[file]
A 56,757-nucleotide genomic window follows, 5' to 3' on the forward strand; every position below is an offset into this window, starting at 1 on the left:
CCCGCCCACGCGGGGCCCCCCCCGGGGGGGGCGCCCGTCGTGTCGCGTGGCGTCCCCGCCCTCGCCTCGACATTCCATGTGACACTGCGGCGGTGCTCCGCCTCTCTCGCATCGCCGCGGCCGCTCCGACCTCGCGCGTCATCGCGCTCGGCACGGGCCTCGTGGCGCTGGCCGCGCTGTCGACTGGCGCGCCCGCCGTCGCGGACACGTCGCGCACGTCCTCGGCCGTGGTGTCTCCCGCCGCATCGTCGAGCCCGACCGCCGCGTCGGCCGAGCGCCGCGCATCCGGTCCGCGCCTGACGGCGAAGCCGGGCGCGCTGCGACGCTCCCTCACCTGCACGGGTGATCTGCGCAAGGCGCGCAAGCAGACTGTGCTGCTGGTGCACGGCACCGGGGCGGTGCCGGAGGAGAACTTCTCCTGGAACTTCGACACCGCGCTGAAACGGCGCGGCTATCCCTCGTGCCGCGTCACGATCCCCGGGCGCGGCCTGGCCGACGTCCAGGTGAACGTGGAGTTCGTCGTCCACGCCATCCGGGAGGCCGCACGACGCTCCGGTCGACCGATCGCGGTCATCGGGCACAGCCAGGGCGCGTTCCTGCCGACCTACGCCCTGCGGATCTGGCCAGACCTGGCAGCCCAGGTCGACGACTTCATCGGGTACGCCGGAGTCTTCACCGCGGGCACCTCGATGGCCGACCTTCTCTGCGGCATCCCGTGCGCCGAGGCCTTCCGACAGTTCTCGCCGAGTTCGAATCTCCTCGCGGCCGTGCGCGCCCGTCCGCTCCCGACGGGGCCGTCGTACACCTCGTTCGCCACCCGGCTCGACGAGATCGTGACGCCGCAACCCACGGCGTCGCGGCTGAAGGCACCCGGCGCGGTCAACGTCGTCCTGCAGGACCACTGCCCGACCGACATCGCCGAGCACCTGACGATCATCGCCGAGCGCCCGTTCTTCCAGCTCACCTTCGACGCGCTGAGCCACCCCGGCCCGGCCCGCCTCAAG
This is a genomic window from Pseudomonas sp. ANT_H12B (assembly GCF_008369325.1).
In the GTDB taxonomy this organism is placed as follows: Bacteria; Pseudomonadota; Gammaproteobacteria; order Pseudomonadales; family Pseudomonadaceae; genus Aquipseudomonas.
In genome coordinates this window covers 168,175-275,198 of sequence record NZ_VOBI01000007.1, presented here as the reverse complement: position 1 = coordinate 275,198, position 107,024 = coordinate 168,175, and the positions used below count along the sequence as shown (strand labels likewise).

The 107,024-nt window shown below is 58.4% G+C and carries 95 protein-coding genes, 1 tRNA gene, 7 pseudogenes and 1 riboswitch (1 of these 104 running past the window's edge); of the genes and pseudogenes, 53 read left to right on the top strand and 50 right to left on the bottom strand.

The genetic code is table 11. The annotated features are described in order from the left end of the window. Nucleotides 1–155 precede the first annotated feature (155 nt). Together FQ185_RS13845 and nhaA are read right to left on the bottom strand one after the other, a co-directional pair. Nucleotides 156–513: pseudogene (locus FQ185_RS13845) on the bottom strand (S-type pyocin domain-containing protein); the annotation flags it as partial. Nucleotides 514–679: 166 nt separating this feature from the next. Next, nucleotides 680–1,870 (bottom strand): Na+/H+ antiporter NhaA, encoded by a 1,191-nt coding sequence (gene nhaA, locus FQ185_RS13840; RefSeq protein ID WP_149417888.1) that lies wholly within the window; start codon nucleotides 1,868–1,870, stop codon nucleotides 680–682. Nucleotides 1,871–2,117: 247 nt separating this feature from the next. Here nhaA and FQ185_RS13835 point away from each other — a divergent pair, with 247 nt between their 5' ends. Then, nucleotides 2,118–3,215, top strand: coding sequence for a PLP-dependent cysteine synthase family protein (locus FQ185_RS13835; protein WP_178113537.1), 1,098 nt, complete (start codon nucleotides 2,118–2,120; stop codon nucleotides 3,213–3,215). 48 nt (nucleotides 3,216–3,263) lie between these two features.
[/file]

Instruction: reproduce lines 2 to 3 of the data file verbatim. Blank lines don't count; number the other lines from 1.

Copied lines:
CCCGCCCACGCGGGGCCCCCCCCGGGGGGGGCGCCCGTCGTGTCGCGTGGCGTCCCCGCCCTCGCCTCGACATTCCATGTGACACTGCGGCGGTGCTCCGCCTCTCTCGCATCGCCGCGGCCGCTCCGACCTCGCGCGTCATCGCGCTCGGCACGGGCCTCGTGGCGCTGGCCGCGCTGTCGACTGGCGCGCCCGCCGTCGCGGACACGTCGCGCACGTCCTCGGCCGTGGTGTCTCCCGCCGCATCGTCGAGCCCGACCGCCGCGTCGGCCGAGCGCCGCGCATCCGGTCCGCGCCTGACGGCGAAGCCGGGCGCGCTGCGACGCTCCCTCACCTGCACGGGTGATCTGCGCAAGGCGCGCAAGCAGACTGTGCTGCTGGTGCACGGCACCGGGGCGGTGCCGGAGGAGAACTTCTCCTGGAACTTCGACACCGCGCTGAAACGGCGCGGCTATCCCTCGTGCCGCGTCACGATCCCCGGGCGCGGCCTGGCCGACGTCCAGGTGAACGTGGAGTTCGTCGTCCACGCCATCCGGGAGGCCGCACGACGCTCCGGTCGACCGATCGCGGTCATCGGGCACAGCCAGGGCGCGTTCCTGCCGACCTACGCCCTGCGGATCTGGCCAGACCTGGCAGCCCAGGTCGACGACTTCATCGGGTACGCCGGAGTCTTCACCGCGGGCACCTCGATGGCCGACCTTCTCTGCGGCATCCCGTGCGCCGAGGCCTTCCGACAGTTCTCGCCGAGTTCGAATCTCCTCGCGGCCGTGCGCGCCCGTCCGCTCCCGACGGGGCCGTCGTACACCTCGTTCGCCACCCGGCTCGACGAGATCGTGACGCCGCAACCCACGGCGTCGCGGCTGAAGGCACCCGGCGCGGTCAACGTCGTCCTGCAGGACCACTGCCCGACCGACATCGCCGAGCACCTGACGATCATCGCCGAGCGCCCGTTCTTCCAGCTCACCTTCGACGCGCTGAGCCACCCCGGCCCGGCCCGCCTCAAG
This is a genomic window from Pseudomonas sp. ANT_H12B (assembly GCF_008369325.1).